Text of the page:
Thank you, Mr Witness. Now, to the next page, page 21444, at the top of the page, line 1:
"Q. Now, after you received this response from Sunlight,
A. On that day, that morning, we went back to the front
line to settle the defensive problem, to make sure that the
defensive was well set on the front line, and when we came
back, we passed directly. We did not pass the night in
Pendembu any more and we went to Buedu. It was in Buedu
that we passed the night on that day.
The following day --"
And then another question is posed:
"Q. When you say 'we', who do you mean exactly?
A. Myself, Mosquito, and others. I was with Mosquito
directly as operator at that time.
Q. Now, how many people moved to Buedu? Who went - when
you went with Mosquito, aside from you and Mosquito, about
how many others were moving?
A. Well, we were - we had many vehicles, but in that
convoy, those of us who were going to Buedu, it was about
four vehicles that we used, about four vehicles that we
used to go to Buedu.
Q. And you said you passed the night in Buedu?
Q. Can you put a time frame on this now? Is it possible
for you to put a month and year?
A. That was early 1998.
Q. You spoke earlier of an ECOMOG intervention occurring
in Freetown. By the point you reached Buedu, about how
much time had passed between the ECOMOG intervention and
the time you reached Buedu? Can you approximate?
A. Well, it was in the same month. It was in the same
Q. Can you approximate how many days?"
And we go over to the next page:
"A. Because no, Freetown did not just fall and we went to
Buedu immediately, no. We were still in Kenema keeping the
defensive for about at least a week. We were still in
Kenema keeping the defensive. It was not just after
Freetown had fallen to ECOMOG that we left Kenema. We were
still keeping the defensive.
Q. Okay. You said you passed the night in Buedu. Then
A. The following day, I took off for Monrovia, together
Q. Who else was with you?
A. One Rashid Sandy was there; one Shabadu was present,
Shabadu, together with some other bodyguards of Mosquito.
There was a Sellay Duwor, Sellay.
Q. Who is - okay. Before I ask you about these
individuals, about how many - how did you - by what means
were you travelling?
A. We used about three vehicles to go, about three
vehicles or so, yes."
And then he says they were jeeps and vans. And he says he cannot give an approximate number and - but he says they were around 15, that is, the individuals who went. And then line 29, there is a question, which is:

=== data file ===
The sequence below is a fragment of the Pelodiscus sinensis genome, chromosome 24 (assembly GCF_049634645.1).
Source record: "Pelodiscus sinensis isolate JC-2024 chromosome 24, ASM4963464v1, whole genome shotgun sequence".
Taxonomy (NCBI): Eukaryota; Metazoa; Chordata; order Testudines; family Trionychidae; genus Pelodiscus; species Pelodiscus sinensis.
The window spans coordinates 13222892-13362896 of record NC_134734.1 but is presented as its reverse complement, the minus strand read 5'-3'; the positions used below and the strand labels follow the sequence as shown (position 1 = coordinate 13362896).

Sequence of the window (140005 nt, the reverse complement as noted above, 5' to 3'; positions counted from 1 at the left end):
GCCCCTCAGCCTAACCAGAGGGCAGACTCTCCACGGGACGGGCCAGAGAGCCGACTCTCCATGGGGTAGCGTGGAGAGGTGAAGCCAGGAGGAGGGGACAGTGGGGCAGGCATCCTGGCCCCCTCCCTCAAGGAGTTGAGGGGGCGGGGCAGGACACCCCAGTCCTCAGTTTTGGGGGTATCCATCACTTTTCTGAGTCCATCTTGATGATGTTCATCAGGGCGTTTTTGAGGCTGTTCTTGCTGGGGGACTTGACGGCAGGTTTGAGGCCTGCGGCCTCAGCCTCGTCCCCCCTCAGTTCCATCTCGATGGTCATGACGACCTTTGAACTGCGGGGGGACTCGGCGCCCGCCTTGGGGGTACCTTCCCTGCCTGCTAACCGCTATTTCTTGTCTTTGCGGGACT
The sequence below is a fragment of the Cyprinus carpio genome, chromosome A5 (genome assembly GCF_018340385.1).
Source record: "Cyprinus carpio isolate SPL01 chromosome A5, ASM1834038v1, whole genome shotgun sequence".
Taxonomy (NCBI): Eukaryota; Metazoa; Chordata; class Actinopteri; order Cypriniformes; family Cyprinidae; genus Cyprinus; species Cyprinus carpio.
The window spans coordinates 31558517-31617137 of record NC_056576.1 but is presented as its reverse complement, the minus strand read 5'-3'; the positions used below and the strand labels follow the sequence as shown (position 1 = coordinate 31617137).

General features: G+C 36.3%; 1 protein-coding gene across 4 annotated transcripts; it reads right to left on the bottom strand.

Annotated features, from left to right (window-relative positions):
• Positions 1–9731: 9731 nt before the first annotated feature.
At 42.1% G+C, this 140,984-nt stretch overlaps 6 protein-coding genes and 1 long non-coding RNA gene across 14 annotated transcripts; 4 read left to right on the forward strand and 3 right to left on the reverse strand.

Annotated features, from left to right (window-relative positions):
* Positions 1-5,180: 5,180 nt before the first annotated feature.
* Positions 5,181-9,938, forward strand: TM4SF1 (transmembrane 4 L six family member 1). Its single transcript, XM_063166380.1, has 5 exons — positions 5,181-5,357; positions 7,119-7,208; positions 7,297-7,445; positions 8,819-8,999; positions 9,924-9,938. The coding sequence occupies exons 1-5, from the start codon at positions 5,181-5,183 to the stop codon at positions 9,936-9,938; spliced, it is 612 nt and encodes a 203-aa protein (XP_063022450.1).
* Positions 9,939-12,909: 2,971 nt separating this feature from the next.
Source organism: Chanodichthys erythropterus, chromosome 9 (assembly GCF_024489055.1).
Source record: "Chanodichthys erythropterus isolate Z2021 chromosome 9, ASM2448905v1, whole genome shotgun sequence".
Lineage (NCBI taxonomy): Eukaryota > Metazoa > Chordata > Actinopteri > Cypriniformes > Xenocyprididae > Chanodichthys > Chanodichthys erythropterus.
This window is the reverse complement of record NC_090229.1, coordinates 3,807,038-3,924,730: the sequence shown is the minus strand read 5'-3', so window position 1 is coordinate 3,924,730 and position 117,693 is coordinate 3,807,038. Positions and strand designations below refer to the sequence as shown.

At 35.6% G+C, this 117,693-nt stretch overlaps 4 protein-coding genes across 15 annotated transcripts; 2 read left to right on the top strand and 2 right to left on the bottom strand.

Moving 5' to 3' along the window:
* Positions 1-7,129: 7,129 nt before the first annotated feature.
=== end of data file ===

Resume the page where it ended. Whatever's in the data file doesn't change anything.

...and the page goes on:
"Q. Now, you mentioned Sam Bockarie of course, you
mentioned Rashid Sandy" - and we're over to page 21446 -
"and you mentioned Shabadu. Is there anybody else you
Q. Yes. Those of us who took off from Buedu, I have just
named a few of us, and along the way we met Jungle, one
Colonel Jungle who was one of the Liberian securities,
and all of us travelled together.
Q. Where did you meet Jungle?
A. In Voinjama, because on that day we met him in Voinjama
and we spent the whole day in Voinjama until late in the
evening. That was when we took off from Voinjama.
Q. You mentioned an individual called Shabadu. Who was
A. He was Mosquito's bodyguard commander at the time - or
at that time.
Q. Now, you also mentioned somebody called Sellay Duwor.
Who was that?
A. Sellay Duwor was a Liberian. At that time Sellay was
the overall signal commander.
Q. Overall signal commander for who?
A. For RUF/SL."
Now, let's pause there, Mr Witness. You follow what Daf was testifying to here? Daf was saying that they left Pendembu, did not spend the night, they went to Buedu, they spent the night. The next day they took off for Monrovia, about 15 of them, in about three vehicles. Daf, Sam Bockarie, Rashid Sandy, Shabadu, Sellay Duwor, referred to here as a Liberian, who was the overall signal commander for the RUF/SL, and on the way, in Voinjama, lo and behold, they met Jungle.
Now, Mr Witness, you told us when you testified that the first time Jungle was brought to Base 1 by Sampson was in late 1998. Do you recall that?